According to police, Douglas Marks, 29, has a curious method for reinforcing social distancing. After he spotted people without masks, he allegedly fired “four warning shots” at the Crystal Beach Suites Hotel. The criminal charges contained one interesting element. While Marks did not reportedly aim at anyone, he was still charged with assault. This follows an incident in California where a woman maced a couple who was eating with their child at a park without masks.
That seems to be the choice if you read accounts after President Donald Trump’s reckless tweet referring to a delay of the election. While Trump last night stated that he is not seeking a delay in the election in his tweet, the tweet set off a firestorm. I was one of those who within minutes denounced the tweet as fueling a baseless conspiracy theory that Trump could delay the election. However, some writers claimed that Biden was right all along when he “predicted” that Trump would move to delay the election and noted that I made fun of him for warning voters of a move against the election. I certainly did make fun of him, but it is worth noting that the column was not about whether Trump might suggest a delay but how such a delay could not happen. It is no “conspiracy theory” that Trump might suggest something outrageous on Twitter. That is an established fact that occupies this blog on a daily basis. The theory was whether the election could be delayed by Trump unilaterally and it was alarming voters for no reason. I explained that the theory that the election would be canceled or stopped was “all the rage on the Internet” for months before Biden unwisely repeated it.
We previously discussed a conspiracy theory from Vice President Joe Biden that President Donald Trump could unilaterally cancel or delay the election day. We then dealt with a baffling statement by Jared Kushner that it was too soon to tell if the election day would be delayed — a statement that was as politically unwise as it was legally unsound. Now, President Donald Trump is fueling this controversy with a bizarre tweet that we may need to delay the election day. He is not suggesting that he can do it unilaterally, but it is another statement at odds with the constitutional and statutory foundation for the election day schedule. Even if Congress agreed to a different day, it would only move voting a few weeks later. Anything more would require pulling up our controlling law root and branch. Continue reading ““Delay the Election”: Trump Fuels New Questions Over The Holding Of The Presidential Election”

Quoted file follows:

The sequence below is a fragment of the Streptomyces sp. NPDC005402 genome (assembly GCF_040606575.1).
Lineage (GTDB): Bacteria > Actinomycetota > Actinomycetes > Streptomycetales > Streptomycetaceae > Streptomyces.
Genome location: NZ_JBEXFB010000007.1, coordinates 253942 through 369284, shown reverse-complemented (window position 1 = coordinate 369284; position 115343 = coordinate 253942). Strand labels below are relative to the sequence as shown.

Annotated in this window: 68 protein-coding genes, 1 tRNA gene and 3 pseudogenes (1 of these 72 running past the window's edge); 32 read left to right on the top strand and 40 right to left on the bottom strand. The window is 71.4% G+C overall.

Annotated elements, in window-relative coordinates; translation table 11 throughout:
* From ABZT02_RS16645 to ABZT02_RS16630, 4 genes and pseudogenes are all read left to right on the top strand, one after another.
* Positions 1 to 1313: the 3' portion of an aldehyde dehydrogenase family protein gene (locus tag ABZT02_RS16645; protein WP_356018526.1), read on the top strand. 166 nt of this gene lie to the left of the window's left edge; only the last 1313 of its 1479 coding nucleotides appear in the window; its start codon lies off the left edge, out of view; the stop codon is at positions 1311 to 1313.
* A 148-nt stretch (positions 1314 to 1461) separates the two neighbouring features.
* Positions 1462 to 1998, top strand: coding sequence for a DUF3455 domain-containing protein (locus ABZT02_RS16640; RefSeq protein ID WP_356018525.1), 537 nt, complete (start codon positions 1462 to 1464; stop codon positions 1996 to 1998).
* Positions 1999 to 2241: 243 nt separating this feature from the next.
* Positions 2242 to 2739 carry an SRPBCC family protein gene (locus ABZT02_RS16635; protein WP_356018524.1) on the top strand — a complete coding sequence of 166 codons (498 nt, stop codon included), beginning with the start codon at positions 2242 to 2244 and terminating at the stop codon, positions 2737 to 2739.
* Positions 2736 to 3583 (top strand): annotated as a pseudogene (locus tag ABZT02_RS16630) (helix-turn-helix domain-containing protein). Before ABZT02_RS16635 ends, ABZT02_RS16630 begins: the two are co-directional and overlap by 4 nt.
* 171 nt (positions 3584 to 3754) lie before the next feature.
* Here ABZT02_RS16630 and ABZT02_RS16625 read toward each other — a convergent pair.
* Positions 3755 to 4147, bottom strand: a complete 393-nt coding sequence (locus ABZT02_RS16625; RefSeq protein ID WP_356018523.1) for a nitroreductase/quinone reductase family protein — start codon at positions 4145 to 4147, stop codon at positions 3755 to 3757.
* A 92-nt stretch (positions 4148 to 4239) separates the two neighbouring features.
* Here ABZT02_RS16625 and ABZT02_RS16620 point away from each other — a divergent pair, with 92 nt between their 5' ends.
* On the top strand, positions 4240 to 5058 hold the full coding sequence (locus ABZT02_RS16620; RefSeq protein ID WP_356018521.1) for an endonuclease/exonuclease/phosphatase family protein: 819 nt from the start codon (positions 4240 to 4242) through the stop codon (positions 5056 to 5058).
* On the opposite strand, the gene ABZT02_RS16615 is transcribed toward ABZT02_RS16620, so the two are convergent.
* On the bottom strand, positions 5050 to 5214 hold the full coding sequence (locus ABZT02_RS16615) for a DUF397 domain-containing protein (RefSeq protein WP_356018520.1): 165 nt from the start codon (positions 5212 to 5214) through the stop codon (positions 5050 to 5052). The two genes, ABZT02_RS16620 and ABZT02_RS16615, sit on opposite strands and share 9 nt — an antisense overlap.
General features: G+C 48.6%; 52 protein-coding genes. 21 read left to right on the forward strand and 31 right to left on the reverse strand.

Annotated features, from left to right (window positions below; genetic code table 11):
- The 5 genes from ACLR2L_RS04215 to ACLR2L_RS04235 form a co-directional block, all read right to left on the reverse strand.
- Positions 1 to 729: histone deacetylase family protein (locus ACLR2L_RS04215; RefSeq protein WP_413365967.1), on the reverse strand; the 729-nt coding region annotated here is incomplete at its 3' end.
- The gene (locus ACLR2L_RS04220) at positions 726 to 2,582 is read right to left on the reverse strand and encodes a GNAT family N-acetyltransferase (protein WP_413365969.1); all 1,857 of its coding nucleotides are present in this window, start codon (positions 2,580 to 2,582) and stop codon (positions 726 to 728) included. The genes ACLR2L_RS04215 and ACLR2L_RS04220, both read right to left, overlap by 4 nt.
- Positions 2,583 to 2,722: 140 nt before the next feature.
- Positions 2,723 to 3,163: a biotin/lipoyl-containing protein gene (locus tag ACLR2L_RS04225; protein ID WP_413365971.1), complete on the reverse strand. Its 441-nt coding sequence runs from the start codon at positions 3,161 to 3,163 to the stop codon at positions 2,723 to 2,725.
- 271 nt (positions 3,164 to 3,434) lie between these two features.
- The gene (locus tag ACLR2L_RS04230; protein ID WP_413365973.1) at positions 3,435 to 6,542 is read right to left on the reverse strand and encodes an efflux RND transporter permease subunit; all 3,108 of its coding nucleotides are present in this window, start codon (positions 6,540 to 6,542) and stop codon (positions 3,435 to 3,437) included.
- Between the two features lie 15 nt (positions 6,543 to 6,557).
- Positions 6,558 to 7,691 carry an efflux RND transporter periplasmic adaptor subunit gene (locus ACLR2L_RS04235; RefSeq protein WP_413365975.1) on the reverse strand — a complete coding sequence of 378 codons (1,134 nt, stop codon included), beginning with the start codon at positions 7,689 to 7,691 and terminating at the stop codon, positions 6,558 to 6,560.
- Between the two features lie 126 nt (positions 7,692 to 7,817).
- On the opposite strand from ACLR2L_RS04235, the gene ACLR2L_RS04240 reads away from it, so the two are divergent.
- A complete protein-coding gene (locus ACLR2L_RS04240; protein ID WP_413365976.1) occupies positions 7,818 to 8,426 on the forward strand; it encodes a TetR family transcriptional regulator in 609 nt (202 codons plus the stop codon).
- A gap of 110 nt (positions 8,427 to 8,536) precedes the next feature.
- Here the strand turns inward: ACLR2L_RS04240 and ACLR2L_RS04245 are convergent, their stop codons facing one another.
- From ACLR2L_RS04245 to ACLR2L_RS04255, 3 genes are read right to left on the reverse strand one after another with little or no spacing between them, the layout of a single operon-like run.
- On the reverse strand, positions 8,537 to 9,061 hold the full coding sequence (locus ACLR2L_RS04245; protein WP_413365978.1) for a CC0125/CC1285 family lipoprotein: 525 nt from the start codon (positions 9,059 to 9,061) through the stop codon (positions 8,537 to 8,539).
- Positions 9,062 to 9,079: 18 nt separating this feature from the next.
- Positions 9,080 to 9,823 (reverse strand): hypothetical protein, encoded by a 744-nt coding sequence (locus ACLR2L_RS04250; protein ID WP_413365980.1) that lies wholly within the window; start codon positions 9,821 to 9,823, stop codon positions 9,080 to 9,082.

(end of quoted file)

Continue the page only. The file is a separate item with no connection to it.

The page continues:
President Donald Trump has continued his dogmatic and potentially dangerous advocacy of the use of hydroxychloroquine despite recent studies questioning its benefits (and possible risks) as a treatment for COVID-19. One doctor who disagrees with these reports, including some out this week, is Dr. Stella Immanuel. Immanuel’s views however have been censored by Facebook and Twitter after her video was removed as false information. That brought an attack from Trump over censorship and the President has encouraged action from Congress which is looking this week at the issue. However, Dr. Immanuel called upon a higher source for intervention. She has warned the companies that Jesus will shutdown the companies unless her video is restored.
Police allege that Schinzing was part of a group of 30 protesters who broke into the building and trashed the building while starting fires. The surveillance camera however captured both his image and his ink job.
As I discussed in a column this weekend, Democratic members have spent years mocking allegations that there was any spying or surveillance of Trump or his campaign by the FBI. That was just a conspiracy theory. Now however there is proof that the FBI used a briefing in August 2016 of then candidate Trump to gather information for “Crossfire Hurricane,” the Russia investigation. It turns out that it did not really matter after all and Rep. Eric Swalwell did not miss a step. He simply declared that such targeting of the opposing party and its leading presidential candidate was the right thing to do. That’s it. A conspiracy theory suddenly becomes a commendable act. Continue reading ““They Were Right To Do It”: Swalwell Praises FBI For Using Campaign Briefing To Investigate Trump [Updated]”